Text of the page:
I caught up with Ginni DeLong for a brief chat on the second day of the Humboldt Harvest Glass Gathering. She and her husband Jared own the Lost Coast Gallery in Trinidad and they produce the annual event, which is held on-site at the gallery. This is their second year throwing this party, glass show and charity fundraiser.
How did the Glass Gathering come about?
My husband Jared is a glass artist and we’ve been seeing these functional glass galleries starting to pop up around the United States. Jared was part of traditional glass galleries when he started blowing glass 20 years ago, but a lot of these traditional galleries shut down with the downturn in the economy.
So now this functional glass movement is rising up along with all of the changes in cannabis, and my husband started shifting into making more functional glass. Now the galleries that used to show traditional glass art are showing functional glass.
We created this Harvest Glass Gathering event because we wanted to highlight Humboldt. We have some of the top functional glass artists in the world in Humboldt County.
What do you mean by “functional glass?”
Functional glass means a smoking apparatus — a tube, a rig, a sherlock — to smoke either flower or oil.
Can you tell me a bit more about your husband, Jared DeLong?:
He’s been blowing glass for 20 years. He started out in Santa Cruz doing traditional paper weights and vessels, and he’s had teachers in Japan and Italy. Jared is also known for a lot of cold work, which means cutting the glass, faceting the glass, carving the glass. But he does both hot and cold work.
What are the different components of the Humboldt Harvest Glass Gathering?:
This was a two-day event. Friday was our VIP night, a celebration with the artists, so buyers can come in and spend time with the artists. They can talk about the glass and smoke out of the glass with the artists. Friday night featured a beautiful catered dinner with KMUD Community Radio serving drinks. There was music, fire dancing and of course the gallery was open and there was some 215 sampling.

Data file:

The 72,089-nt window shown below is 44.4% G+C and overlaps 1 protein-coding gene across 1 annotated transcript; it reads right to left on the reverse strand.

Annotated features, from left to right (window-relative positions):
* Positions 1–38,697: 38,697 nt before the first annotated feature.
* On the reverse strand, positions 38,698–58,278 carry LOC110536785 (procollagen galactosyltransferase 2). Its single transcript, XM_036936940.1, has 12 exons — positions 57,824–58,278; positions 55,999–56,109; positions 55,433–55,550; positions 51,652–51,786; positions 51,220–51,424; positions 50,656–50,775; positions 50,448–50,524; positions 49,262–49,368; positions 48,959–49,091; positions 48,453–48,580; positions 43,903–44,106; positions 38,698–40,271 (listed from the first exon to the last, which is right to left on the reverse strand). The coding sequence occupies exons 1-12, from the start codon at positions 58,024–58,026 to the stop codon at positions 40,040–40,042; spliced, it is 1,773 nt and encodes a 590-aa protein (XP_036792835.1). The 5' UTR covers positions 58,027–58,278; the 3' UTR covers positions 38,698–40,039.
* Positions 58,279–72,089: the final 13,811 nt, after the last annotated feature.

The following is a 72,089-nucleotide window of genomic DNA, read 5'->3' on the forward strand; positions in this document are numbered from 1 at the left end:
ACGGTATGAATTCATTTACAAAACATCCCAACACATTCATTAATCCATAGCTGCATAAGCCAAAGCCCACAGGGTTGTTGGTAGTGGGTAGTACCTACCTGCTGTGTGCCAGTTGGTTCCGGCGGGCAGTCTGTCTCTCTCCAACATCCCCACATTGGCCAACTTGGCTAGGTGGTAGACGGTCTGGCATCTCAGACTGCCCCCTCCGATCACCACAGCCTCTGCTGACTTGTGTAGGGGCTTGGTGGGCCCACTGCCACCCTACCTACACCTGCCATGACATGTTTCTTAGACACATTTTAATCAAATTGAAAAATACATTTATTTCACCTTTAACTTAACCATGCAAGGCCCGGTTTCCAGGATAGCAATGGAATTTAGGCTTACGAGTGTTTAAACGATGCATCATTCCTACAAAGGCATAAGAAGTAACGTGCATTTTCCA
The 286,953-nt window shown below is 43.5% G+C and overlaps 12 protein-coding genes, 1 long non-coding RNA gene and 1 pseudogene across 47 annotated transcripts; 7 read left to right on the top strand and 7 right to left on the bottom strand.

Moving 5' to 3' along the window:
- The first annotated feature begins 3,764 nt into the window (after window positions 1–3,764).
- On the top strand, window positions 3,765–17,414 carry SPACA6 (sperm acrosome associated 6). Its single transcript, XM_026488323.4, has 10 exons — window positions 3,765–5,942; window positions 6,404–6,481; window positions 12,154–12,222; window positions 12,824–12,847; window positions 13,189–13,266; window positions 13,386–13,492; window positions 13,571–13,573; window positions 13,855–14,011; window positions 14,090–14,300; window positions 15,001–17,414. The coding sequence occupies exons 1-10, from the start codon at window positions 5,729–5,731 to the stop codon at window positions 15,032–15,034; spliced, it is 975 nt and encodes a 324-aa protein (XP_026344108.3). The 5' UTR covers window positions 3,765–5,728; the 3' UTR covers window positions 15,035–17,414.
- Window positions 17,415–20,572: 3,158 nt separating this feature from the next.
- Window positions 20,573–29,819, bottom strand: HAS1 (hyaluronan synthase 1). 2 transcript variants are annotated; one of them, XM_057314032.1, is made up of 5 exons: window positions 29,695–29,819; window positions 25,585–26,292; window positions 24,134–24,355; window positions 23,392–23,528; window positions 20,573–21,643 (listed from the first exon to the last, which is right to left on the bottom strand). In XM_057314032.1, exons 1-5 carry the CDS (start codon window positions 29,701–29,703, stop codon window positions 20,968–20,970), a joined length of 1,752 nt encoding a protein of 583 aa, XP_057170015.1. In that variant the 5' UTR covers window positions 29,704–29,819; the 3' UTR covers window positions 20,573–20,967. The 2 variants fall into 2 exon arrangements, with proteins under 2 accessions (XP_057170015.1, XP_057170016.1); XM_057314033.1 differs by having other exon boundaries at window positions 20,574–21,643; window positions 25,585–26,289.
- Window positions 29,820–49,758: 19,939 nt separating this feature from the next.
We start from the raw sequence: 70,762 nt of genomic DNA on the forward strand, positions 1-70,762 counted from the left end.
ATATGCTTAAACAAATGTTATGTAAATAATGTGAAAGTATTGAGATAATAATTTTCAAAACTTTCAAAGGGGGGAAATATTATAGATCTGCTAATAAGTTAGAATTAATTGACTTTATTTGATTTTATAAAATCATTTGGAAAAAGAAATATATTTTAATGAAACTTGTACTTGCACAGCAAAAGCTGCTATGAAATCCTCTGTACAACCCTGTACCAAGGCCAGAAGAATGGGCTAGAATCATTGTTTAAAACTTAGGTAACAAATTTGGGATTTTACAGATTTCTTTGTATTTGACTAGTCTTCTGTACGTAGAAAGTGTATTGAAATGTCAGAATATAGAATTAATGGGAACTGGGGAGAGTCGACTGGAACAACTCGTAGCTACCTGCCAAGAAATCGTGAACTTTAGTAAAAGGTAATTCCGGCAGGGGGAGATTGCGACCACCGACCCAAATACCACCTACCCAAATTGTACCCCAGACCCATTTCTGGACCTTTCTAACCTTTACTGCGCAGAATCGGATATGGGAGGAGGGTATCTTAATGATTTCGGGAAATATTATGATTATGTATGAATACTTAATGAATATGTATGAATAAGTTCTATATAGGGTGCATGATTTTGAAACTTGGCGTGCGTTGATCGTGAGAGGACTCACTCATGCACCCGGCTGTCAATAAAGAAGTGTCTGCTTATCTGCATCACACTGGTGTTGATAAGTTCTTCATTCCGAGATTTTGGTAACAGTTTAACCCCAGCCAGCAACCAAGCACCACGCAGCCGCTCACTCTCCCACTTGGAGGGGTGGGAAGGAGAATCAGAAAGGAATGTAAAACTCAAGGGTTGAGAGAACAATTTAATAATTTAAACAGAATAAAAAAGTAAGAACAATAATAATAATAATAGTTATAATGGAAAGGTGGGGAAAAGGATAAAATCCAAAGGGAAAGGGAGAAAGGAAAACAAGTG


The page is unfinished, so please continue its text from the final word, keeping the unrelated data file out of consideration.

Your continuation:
The event was open to the public from 11-5pm for $10 at the door, with the gallery open and glass blowing demos. The demos were really fascinating to see, especially because some of these artists who don’t demo in public chose to demo at this event, which is awesome.
A big focus of our event is giving back. Pieces the artists made on Saturday were sold and the money will be given to a gentleman who lost his home in the Butte Fire. We also had a huge charity raffle of glass pieces donated by artists, and gift certificates from local businesses. The money raised through this raffle goes to Food for People and the Humboldt Community Breast Health Project.
Both Friday and Saturday featured a large number of vendors. Taco Factory served up food. We had oysters. And there were several bands, the Rocketeers and the Jim Lawman Band. We also had a 215 lounge.
Where do the buyers come from?:
All over. We had buyers from Maryland and Florida, Georgia, from all over California, Washington State and we had some Canadians. And of course, a lot of locals too.
What do you think about this movement to collect functional art glass?:
It’s wildly fascinating. I can’t even wrap my mind around it, these collectors. They’re awesome and wonderful, but they are intense about this particular sub-culture. It’s a different world.
Functional glass art used to have to be kept secret — artists had to be underground with glass blowing aliases so that they wouldn’t get caught. But these people have families that they provide for with this art, they put their kids through college with this money. They’re just artists. Now that the functional glass scene is becoming more open and cannabis laws are changing, there’s a celebration of that with the collectors.
Where do the artists in the show come from?:
Most of them are local, and last year we featured only local artists. But this year we wanted to change it up, so there were artists from Canada, Maryland, Maine and from all over California too. Like, we had Ro Purser from the Seattle area; he’s like the grandfather of making marbles.
But we have the big names in Humboldt — Banjo, Bluegrass Man, Mr. Gray. We have Bryan Raskin from Mirador Glass, he’s a wonderful man and a wonderful artist. We also have George Bucquet of Mad River Glass and Brad Smith of the Humboldt Glass Studio.
What inspires you about the functional art glass movement?:
Watching someone make a piece on the torch is so beautiful and hypnotic. It takes extreme talent and focus for the artist. They can work on a piece for days and it can crack. But they just keep going. It’s the process of watching them create a piece that is absolutely stunning. That’s what motivates me.
You can find the Lost Coast Gallery at facebook.com/LostCoastGallery or on Instagram @lostcoastgallery. You can also find the Humboldt Harvest Glass Gathering at facebook.com/humboldtharvestglassgathering.